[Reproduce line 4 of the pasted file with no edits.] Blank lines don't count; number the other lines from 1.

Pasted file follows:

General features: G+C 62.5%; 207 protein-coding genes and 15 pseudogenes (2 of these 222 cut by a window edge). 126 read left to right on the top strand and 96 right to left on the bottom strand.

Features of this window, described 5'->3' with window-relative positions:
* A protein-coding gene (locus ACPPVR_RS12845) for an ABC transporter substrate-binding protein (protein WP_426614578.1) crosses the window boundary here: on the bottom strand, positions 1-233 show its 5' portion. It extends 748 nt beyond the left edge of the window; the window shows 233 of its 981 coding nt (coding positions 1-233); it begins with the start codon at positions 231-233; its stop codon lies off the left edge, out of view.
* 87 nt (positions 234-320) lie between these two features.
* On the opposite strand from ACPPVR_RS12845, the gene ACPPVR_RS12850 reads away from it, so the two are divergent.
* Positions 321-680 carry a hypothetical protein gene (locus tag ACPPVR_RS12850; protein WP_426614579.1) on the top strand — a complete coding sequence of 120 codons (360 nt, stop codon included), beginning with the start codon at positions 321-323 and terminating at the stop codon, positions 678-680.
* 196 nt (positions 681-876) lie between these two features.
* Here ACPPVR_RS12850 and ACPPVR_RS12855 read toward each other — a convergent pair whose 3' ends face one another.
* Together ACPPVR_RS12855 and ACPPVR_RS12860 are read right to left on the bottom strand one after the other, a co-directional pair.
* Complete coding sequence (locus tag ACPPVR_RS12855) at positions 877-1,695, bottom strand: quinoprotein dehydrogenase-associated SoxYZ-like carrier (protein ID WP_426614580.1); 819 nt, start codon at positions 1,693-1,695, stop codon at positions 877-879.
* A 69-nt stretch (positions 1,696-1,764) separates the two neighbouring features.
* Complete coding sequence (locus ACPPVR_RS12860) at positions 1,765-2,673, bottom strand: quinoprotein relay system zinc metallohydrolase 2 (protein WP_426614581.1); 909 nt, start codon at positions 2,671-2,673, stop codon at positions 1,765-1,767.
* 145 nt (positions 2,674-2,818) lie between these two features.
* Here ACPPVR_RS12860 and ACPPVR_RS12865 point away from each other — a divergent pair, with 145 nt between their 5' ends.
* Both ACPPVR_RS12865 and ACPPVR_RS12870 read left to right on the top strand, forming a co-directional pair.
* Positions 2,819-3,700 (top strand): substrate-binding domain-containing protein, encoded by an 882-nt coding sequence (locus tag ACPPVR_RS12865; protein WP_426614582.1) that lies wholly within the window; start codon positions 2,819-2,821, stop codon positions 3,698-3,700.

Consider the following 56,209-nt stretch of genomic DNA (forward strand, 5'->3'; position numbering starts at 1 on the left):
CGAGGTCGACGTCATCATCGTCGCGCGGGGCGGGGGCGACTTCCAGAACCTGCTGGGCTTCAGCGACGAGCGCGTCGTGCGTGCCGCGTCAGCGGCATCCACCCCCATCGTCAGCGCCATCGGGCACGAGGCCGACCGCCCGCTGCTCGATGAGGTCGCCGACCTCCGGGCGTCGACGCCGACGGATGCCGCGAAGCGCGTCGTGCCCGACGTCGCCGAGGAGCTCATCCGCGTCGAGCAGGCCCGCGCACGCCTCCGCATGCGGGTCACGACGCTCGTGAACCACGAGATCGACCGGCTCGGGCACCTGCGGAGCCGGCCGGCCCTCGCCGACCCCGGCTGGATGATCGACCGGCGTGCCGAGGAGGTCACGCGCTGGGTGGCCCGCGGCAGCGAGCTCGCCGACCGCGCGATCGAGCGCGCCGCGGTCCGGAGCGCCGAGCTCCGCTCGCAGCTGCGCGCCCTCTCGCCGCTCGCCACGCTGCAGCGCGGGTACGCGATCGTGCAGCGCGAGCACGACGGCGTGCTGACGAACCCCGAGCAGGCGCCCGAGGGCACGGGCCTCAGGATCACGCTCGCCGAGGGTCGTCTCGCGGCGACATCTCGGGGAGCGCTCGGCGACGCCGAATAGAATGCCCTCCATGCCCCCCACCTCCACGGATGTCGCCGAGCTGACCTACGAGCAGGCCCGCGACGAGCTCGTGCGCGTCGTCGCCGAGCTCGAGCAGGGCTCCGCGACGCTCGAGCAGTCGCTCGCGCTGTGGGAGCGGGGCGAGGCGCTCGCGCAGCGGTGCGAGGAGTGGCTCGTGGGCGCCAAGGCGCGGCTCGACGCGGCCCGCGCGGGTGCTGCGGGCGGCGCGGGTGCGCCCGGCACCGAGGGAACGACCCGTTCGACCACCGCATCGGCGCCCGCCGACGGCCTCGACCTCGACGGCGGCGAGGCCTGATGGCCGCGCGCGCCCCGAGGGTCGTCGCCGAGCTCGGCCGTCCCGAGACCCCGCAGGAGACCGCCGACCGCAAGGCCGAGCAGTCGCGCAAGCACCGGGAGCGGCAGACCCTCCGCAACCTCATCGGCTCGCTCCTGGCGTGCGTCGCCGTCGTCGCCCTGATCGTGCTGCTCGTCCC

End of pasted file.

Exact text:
* 87 nt (positions 234-320) lie between these two features.